Mall Reuse: An Opportunity for More Durable Places

Earlier this month, Presidential economic advisor Larry Summers presented remarks that speak directly to an important issue for placemakers: The future of the American mall. Summers:

The rebuilt American economy must be more export-oriented and less consumption-oriented, more environmentally-oriented and less fossil-energy-oriented, more bio- and software-engineering-oriented and less financial-engineering-oriented, more middle-class-oriented and less oriented to income growth that disproportionately favors a very small share of the population.

The retail marketplace is in transformation. The U.S. now has 45,000 shopping centers, only 1,200 of which reflect the typical mall design – large, enclosed spaces with anchor and secondary Mall tenants, surrounded by large tracts of car parking capacity. Since 2006, only one of these has opened, an estimated 300 have been converted or repurposed, and hundreds more have closed. Relatively flat earnings growth, a rapid jump in the personal savings rate, and a drop in total retail that appears very likely to exceed 10% this year all suggest the market will soon have other plans for many enclosed malls.

Federal and state policies that increasingly require recognition of environmental costs such as stormwater runoff from large parking lots, as well as growing volatility in fuel costs, will put further pressure on this building form. The results touched on in a recent article in Planning magazine suggest some modest mixed-use alternatives. I agree that a mix of uses probably makes sense for many of these parcels, and recommend redividing the land and adopting zoning to allow a more diverse mix of ongoing, distinctly owned uses. This allows the marketplace to move incrementally and be flexible, not inertia-bound like many of the malls have become.

This is a topic in lively discussions across the country. I identified 340,000 hits when searching for “mall reuse” on Google. Here are a few samples:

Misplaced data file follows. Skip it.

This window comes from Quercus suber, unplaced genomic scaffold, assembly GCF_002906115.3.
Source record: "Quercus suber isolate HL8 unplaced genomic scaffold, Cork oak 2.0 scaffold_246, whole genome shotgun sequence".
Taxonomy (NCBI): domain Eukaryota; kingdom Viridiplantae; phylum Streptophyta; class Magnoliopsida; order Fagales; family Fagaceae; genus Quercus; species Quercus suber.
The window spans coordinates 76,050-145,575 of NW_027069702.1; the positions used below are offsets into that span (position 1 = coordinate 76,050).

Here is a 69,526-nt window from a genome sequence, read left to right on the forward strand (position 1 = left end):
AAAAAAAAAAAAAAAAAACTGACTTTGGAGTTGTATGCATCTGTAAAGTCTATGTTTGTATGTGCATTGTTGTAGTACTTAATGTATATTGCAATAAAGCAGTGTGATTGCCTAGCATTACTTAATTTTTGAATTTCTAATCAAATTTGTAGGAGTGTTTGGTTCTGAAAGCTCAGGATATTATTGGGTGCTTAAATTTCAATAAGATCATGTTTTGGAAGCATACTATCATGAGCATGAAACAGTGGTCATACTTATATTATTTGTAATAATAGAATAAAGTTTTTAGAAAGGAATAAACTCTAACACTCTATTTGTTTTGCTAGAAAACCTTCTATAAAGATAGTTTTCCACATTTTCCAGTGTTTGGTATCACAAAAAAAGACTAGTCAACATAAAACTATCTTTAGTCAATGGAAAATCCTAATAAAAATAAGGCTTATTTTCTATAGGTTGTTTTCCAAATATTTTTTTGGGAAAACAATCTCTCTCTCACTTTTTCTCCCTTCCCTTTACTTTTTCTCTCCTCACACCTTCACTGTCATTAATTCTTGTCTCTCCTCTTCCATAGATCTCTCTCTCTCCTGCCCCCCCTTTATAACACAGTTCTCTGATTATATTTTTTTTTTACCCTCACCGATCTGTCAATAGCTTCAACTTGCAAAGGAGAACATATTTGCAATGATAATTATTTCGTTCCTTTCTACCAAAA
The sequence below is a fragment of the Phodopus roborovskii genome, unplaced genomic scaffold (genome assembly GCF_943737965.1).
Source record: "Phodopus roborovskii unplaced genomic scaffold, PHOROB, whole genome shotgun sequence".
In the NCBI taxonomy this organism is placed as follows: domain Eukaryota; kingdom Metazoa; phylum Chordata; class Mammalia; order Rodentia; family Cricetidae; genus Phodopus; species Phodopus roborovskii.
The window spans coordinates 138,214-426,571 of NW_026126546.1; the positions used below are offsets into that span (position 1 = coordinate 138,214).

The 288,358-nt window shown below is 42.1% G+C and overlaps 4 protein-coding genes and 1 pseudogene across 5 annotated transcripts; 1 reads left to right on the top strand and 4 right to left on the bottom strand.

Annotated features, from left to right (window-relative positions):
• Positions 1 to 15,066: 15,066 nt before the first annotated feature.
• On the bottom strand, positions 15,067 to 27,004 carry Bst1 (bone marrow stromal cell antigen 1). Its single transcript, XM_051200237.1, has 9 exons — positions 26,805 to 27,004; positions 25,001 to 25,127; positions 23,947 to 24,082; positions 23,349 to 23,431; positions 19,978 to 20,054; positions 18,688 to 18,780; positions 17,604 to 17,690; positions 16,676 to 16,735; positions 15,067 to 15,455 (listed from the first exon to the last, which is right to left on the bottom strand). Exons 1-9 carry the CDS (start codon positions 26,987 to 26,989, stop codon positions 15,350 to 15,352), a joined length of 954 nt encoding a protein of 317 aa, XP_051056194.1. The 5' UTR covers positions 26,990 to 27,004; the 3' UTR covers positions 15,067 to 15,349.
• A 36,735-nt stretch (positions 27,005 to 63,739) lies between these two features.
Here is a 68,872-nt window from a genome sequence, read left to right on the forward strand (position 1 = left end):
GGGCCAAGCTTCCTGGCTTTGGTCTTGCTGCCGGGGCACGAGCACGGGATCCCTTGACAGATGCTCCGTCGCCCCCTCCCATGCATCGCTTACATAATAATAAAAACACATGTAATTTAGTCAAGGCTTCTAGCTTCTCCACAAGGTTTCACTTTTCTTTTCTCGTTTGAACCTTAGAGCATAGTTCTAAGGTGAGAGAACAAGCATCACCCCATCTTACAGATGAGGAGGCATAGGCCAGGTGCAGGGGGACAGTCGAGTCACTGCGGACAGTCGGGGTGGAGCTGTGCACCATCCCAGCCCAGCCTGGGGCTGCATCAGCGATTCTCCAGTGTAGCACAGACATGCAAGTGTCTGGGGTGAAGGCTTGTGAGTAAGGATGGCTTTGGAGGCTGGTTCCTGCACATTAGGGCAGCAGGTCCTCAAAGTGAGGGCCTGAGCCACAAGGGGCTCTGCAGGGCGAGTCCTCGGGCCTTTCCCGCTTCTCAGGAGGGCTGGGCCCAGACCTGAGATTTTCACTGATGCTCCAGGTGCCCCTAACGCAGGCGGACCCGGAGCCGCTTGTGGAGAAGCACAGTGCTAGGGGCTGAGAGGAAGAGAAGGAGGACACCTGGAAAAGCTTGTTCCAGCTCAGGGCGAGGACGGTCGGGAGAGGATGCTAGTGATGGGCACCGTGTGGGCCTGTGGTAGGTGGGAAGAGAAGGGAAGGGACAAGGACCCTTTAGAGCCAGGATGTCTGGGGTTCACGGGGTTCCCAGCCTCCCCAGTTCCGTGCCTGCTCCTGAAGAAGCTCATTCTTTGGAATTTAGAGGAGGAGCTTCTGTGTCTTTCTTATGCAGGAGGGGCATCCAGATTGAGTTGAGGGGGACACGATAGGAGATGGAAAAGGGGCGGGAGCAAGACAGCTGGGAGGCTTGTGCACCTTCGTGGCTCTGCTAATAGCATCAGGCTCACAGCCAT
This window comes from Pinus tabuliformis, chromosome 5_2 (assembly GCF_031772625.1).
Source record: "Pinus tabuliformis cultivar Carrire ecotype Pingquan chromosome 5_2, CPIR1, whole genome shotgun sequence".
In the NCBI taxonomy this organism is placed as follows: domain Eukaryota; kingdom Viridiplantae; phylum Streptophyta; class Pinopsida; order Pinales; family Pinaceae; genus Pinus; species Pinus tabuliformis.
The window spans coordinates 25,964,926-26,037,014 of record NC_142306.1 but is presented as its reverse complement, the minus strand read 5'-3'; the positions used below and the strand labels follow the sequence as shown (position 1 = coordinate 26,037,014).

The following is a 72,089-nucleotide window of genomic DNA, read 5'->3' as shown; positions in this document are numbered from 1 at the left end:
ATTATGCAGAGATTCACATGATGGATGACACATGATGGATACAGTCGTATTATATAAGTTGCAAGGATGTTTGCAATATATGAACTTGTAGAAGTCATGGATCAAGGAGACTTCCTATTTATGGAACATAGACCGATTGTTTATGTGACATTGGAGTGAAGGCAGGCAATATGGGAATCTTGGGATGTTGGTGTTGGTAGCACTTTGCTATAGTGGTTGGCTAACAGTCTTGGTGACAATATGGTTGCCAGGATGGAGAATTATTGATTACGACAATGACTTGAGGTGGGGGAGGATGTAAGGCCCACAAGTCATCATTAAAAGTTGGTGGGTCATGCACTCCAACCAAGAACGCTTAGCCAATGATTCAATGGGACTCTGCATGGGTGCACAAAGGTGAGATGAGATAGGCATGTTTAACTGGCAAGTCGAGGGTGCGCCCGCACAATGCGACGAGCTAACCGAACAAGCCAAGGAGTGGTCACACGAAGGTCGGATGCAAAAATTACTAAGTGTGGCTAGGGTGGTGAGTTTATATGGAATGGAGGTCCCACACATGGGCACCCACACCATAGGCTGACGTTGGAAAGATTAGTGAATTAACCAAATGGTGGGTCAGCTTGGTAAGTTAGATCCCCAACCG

• An interview with “Retrofitting Suburbia” author Helen Dunham-Jones.
  • A visual tour of big box store reuse scenarios.
  • This blog post from the Architect's Newspaper, suggesting that New York City malls are poised to enter a new chapter.
  • An article from the Columbus Dispatch, describing an ambitious plan to retool City Center in Columbus, Ohio with a supersize mixed-use plan around open space.
The enclosed mall is a fitting symbol of the shift Summers identified. As the U.S. economy begins to recover from the current recession, it remains to be seen how these large parcels of prime land will be designed and used. Regardless of whether now or in the not-too-distant future, most U.S. communities will be asking the same question.

What’s the next step for your area mall?

Transportation Stimulus Projects Should Reflect Modern Economy

A New York Times analysis of over 5,000 transportation-related stimulus projects released todayFour-lane rural road near Fort Ripley, MN indicates that less than half of the funds are slated for investment in metropolitan areas. The analysis suggests that these transportation investments have been selected based on formula as opposed to what the American economy of today looks like.

As I’ve recounted at the Cents of Place in the past, the nation’s 100 largest metropolitan areas:

• Use 12% of the U.S. land area;

• House and employ 65% of our population;

• Generate 78% of patent filings; and

• Create 75% of total U.S. economic activity.

The report shows that the Minneapolis-St. Paul metropolitan area, while producing 1.36% of the country’s economic activity, is the location of 0.72% of the transportation-related stimulus projects authorized. Readers will note that the seven-county metro area contains just 12% of the state’s total lane miles. So doesn’t it make sense that stimulus funds reflect lane miles?

In its most succinct form, the answer may well be no. Here’s why: The federal stimulus legislation will provide capital grants to build, renovate, and replace transportation infrastructure – but it does not fundamentally address how state and local governments will pay for maintenance and operations. Over 87% of Minnesota’s total lane miles are county, township and city streets, paid for from limited state and local sources. Overbuilding may create long-term costs that will stifle prosperity in greater Minnesota, not the reverse.

Just ask my colleague Chuck Marohn, President of the Community Growth Institute, who provides planning and zoning expertise to small towns across Minnesota. In recent weeks, Chuck has blogged extensively about how and why our current approach to locating infrastructure investments is financially unsustainable. Moreover, it undermines the quality of life in communities like Brainerd, Minnesota, where Chuck grew up.

In metropolitan areas, the higher concentration of economic activity will allow for the funding of ongoing maintenance of road, rail and other systems, which will in turn bolster the metro economy as well as the statewide economy. Future stimulus funding, and the coming debate about a new federal transportation bill, ought to be designed in this light.

Photo courtesy of Resedabear/Flickr: / CC BY 2.0